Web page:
There are so many positives to take out of my situation that far outweigh the negatives. With the huge amount of struggle and perseverance, I had to learn a lot of life lessons very quick. I understand the value of money, how to be my own manager, coach, mechanic, travel agent, and how to plan out my life to continue training at a high level, fitting in work to pay for BMX expenses and also fitting in time to study part time for my Sport and Exercise degree. Not only that, but it has led me to meet a whole range of awesome people who have helped me along the way in the past 5 years.
As a younger rider, I was fortunate enough to get in the NZ high performance team at age 15 until 19 and learn how to live and train as a high performance athlete. Further more being able to work with Paul Caldwell at the Compound in Texas opened a whole other world of training that I had not seen. From that I was able to use it to my advantage as I knew how to train but had to be self motivated to do this on my own and hold myself accountable. No one was going to drop me if I didn’t do well, I would just have a bad result with only myself to blame. And that’s what drives me and continues to motivate me. Along with the experience from being in the NZ team, I began to incorporate physical and mental aspects to my training that I had been learning while studying Sport and Exercise part time since 2012.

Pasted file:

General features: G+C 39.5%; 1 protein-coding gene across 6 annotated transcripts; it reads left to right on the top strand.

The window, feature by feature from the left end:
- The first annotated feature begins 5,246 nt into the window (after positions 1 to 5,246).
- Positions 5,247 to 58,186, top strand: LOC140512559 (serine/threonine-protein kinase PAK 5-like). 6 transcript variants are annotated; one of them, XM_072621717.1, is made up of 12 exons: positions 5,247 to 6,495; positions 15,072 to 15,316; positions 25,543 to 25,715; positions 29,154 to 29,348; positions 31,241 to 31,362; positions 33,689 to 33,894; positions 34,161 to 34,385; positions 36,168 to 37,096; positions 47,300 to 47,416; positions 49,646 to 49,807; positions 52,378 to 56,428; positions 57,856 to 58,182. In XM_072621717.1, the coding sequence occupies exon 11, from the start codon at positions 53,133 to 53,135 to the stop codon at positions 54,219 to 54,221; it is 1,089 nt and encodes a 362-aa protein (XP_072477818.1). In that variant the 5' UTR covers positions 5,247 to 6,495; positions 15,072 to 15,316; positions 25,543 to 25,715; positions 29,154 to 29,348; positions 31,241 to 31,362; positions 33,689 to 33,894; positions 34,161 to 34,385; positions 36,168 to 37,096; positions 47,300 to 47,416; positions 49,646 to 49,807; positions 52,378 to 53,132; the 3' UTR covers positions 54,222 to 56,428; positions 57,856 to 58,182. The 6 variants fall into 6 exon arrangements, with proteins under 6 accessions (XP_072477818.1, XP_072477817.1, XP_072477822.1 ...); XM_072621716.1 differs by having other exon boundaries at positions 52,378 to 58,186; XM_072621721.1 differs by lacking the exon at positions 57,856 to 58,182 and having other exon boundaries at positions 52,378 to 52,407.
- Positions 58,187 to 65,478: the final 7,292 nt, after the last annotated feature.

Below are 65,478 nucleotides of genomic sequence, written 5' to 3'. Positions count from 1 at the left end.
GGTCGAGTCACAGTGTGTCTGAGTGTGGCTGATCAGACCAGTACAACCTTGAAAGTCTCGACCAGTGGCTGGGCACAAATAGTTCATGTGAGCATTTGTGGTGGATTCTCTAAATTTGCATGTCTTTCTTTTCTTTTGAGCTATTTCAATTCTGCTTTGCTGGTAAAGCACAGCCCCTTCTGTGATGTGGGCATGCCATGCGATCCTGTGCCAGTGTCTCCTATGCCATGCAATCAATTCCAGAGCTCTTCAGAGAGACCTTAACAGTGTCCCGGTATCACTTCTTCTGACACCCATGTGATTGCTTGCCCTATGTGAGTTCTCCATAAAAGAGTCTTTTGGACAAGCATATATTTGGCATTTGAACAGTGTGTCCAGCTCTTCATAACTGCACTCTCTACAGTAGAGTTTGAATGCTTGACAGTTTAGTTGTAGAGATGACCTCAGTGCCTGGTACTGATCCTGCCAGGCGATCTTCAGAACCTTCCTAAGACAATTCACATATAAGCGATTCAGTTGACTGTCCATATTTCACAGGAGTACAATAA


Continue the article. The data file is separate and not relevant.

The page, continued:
To continue with this dream, it’s not going to be easy, I will be competing against racers who’s job it is to train and race.
But I refuse to pull the victim card to this and don’t see that as a disadvantage. We all have the same amount of hours in the day and I truly believe I can out work anyone.
Especially given an amazing team for the 2017-18 season behind me who I believe can help me reach my best potential and guide my effort into the right direction.
Not only that, but I realise my time in this sport (as a pro) is running out at 23, so I am heading into the next season with the mentality to enjoy every moment and make the most of every opportunity I can take. After the past 5 years of racing at the elite level, I know to well the future in BMX is unpredictable but I will be along for the ride and do everything I possibly can to reach all my goals and enjoy it along the way.
I will do my best to document my journey on the way - stay updated on the following social media accounts along with my site to keep up to date!